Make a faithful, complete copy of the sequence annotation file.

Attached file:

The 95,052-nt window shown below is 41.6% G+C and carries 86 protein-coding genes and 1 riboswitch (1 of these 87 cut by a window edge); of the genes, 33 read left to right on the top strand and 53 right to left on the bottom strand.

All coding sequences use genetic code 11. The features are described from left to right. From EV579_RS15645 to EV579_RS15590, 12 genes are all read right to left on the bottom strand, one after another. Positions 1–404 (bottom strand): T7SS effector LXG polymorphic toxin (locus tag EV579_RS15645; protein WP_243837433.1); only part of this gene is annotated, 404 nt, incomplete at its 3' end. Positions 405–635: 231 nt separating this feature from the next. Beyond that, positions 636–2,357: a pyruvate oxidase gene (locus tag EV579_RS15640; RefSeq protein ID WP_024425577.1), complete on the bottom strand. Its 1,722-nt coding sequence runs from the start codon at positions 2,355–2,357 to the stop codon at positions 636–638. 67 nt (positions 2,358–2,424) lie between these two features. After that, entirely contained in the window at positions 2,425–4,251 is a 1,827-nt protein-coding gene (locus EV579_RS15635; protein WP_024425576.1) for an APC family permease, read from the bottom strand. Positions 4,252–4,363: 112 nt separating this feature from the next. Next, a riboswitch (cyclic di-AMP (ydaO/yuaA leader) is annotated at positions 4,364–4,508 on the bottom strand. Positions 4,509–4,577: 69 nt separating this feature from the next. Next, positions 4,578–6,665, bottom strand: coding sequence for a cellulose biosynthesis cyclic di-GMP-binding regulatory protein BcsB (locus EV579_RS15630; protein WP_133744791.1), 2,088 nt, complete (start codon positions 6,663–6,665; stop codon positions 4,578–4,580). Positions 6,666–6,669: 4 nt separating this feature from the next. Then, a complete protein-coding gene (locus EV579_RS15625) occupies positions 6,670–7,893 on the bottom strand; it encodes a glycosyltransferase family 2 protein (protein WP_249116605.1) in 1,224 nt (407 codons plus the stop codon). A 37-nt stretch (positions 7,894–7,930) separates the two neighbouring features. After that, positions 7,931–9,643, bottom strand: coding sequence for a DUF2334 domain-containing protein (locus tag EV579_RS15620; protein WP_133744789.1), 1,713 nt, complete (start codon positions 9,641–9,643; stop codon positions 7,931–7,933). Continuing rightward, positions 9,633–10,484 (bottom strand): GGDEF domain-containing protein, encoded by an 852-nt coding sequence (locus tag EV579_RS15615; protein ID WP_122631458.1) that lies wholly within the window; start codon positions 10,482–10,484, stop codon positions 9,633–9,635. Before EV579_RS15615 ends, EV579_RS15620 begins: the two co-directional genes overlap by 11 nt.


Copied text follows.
The 95,052-nt window shown below is 41.6% G+C and carries 86 protein-coding genes and 1 riboswitch (1 of these 87 cut by a window edge); of the genes, 33 read left to right on the top strand and 53 right to left on the bottom strand.

All coding sequences use genetic code 11. The features are described from left to right. From EV579_RS15645 to EV579_RS15590, 12 genes are all read right to left on the bottom strand, one after another. Positions 1–404 (bottom strand): T7SS effector LXG polymorphic toxin (locus tag EV579_RS15645; protein WP_243837433.1); only part of this gene is annotated, 404 nt, incomplete at its 3' end. Positions 405–635: 231 nt separating this feature from the next. Beyond that, positions 636–2,357: a pyruvate oxidase gene (locus tag EV579_RS15640; RefSeq protein ID WP_024425577.1), complete on the bottom strand. Its 1,722-nt coding sequence runs from the start codon at positions 2,355–2,357 to the stop codon at positions 636–638. 67 nt (positions 2,358–2,424) lie between these two features. After that, entirely contained in the window at positions 2,425–4,251 is a 1,827-nt protein-coding gene (locus EV579_RS15635; protein WP_024425576.1) for an APC family permease, read from the bottom strand. Positions 4,252–4,363: 112 nt separating this feature from the next. Next, a riboswitch (cyclic di-AMP (ydaO/yuaA leader) is annotated at positions 4,364–4,508 on the bottom strand. Positions 4,509–4,577: 69 nt separating this feature from the next. Next, positions 4,578–6,665, bottom strand: coding sequence for a cellulose biosynthesis cyclic di-GMP-binding regulatory protein BcsB (locus EV579_RS15630; protein WP_133744791.1), 2,088 nt, complete (start codon positions 6,663–6,665; stop codon positions 4,578–4,580). Positions 6,666–6,669: 4 nt separating this feature from the next. Then, a complete protein-coding gene (locus EV579_RS15625) occupies positions 6,670–7,893 on the bottom strand; it encodes a glycosyltransferase family 2 protein (protein WP_249116605.1) in 1,224 nt (407 codons plus the stop codon). A 37-nt stretch (positions 7,894–7,930) separates the two neighbouring features. After that, positions 7,931–9,643, bottom strand: coding sequence for a DUF2334 domain-containing protein (locus tag EV579_RS15620; protein WP_133744789.1), 1,713 nt, complete (start codon positions 9,641–9,643; stop codon positions 7,931–7,933). Continuing rightward, positions 9,633–10,484 (bottom strand): GGDEF domain-containing protein, encoded by an 852-nt coding sequence (locus tag EV579_RS15615; protein ID WP_122631458.1) that lies wholly within the window; start codon positions 10,482–10,484, stop codon positions 9,633–9,635. Before EV579_RS15615 ends, EV579_RS15620 begins: the two co-directional genes overlap by 11 nt.